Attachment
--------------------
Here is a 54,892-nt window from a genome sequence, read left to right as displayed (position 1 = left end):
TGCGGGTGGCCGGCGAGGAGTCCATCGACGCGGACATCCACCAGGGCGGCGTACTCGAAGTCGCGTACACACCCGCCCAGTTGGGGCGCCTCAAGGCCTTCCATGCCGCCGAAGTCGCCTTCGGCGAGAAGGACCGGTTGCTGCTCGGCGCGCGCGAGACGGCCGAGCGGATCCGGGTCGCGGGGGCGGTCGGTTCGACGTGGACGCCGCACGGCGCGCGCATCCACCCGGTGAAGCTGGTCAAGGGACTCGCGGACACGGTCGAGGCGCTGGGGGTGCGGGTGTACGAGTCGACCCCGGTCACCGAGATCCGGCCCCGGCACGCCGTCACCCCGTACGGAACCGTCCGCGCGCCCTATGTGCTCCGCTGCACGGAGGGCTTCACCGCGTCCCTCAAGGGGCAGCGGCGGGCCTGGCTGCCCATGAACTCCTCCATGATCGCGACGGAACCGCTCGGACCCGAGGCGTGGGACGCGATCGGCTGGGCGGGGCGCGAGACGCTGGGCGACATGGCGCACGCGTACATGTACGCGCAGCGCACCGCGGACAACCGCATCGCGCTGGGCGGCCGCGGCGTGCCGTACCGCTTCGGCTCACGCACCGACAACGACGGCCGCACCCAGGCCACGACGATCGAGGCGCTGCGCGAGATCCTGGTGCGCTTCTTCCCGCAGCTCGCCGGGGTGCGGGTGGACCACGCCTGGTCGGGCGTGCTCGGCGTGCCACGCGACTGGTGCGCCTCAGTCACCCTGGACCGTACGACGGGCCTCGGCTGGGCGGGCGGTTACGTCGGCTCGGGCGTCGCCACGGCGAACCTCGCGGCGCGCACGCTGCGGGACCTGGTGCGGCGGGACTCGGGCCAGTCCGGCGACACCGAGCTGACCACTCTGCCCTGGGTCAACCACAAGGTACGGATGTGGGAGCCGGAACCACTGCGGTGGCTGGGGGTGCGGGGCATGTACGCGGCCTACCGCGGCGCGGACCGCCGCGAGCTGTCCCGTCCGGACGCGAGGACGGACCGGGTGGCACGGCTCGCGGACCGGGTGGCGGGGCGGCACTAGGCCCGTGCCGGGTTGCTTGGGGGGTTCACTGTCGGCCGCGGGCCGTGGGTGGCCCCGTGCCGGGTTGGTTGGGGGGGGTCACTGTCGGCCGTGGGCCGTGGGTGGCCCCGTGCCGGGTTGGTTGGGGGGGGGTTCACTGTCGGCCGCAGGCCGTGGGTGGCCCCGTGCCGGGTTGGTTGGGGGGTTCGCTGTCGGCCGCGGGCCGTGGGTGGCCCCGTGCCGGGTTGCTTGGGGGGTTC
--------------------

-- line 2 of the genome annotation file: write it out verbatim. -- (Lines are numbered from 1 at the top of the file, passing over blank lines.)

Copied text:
TGCGGGTGGCCGGCGAGGAGTCCATCGACGCGGACATCCACCAGGGCGGCGTACTCGAAGTCGCGTACACACCCGCCCAGTTGGGGCGCCTCAAGGCCTTCCATGCCGCCGAAGTCGCCTTCGGCGAGAAGGACCGGTTGCTGCTCGGCGCGCGCGAGACGGCCGAGCGGATCCGGGTCGCGGGGGCGGTCGGTTCGACGTGGACGCCGCACGGCGCGCGCATCCACCCGGTGAAGCTGGTCAAGGGACTCGCGGACACGGTCGAGGCGCTGGGGGTGCGGGTGTACGAGTCGACCCCGGTCACCGAGATCCGGCCCCGGCACGCCGTCACCCCGTACGGAACCGTCCGCGCGCCCTATGTGCTCCGCTGCACGGAGGGCTTCACCGCGTCCCTCAAGGGGCAGCGGCGGGCCTGGCTGCCCATGAACTCCTCCATGATCGCGACGGAACCGCTCGGACCCGAGGCGTGGGACGCGATCGGCTGGGCGGGGCGCGAGACGCTGGGCGACATGGCGCACGCGTACATGTACGCGCAGCGCACCGCGGACAACCGCATCGCGCTGGGCGGCCGCGGCGTGCCGTACCGCTTCGGCTCACGCACCGACAACGACGGCCGCACCCAGGCCACGACGATCGAGGCGCTGCGCGAGATCCTGGTGCGCTTCTTCCCGCAGCTCGCCGGGGTGCGGGTGGACCACGCCTGGTCGGGCGTGCTCGGCGTGCCACGCGACTGGTGCGCCTCAGTCACCCTGGACCGTACGACGGGCCTCGGCTGGGCGGGCGGTTACGTCGGCTCGGGCGTCGCCACGGCGAACCTCGCGGCGCGCACGCTGCGGGACCTGGTGCGGCGGGACTCGGGCCAGTCCGGCGACACCGAGCTGACCACTCTGCCCTGGGTCAACCACAAGGTACGGATGTGGGAGCCGGAACCACTGCGGTGGCTGGGGGTGCGGGGCATGTACGCGGCCTACCGCGGCGCGGACCGCCGCGAGCTGTCCCGTCCGGACGCGAGGACGGACCGGGTGGCACGGCTCGCGGACCGGGTGGCGGGGCGGCACTAGGCCCGTGCCGGGTTGCTTGGGGGGTTCACTGTCGGCCGCGGGCCGTGGGTGGCCCCGTGCCGGGTTGGTTGGGGGGGGTCACTGTCGGCCGTGGGCCGTGGGTGGCCCCGTGCCGGGTTGGTTGGGGGGGGGTTCACTGTCGGCCGCAGGCCGTGGGTGGCCCCGTGCCGGGTTGGTTGGGGGGTTCGCTGTCGGCCGCGGGCCGTGGGTGGCCCCGTGCCGGGTTGCTTGGGGGGTTC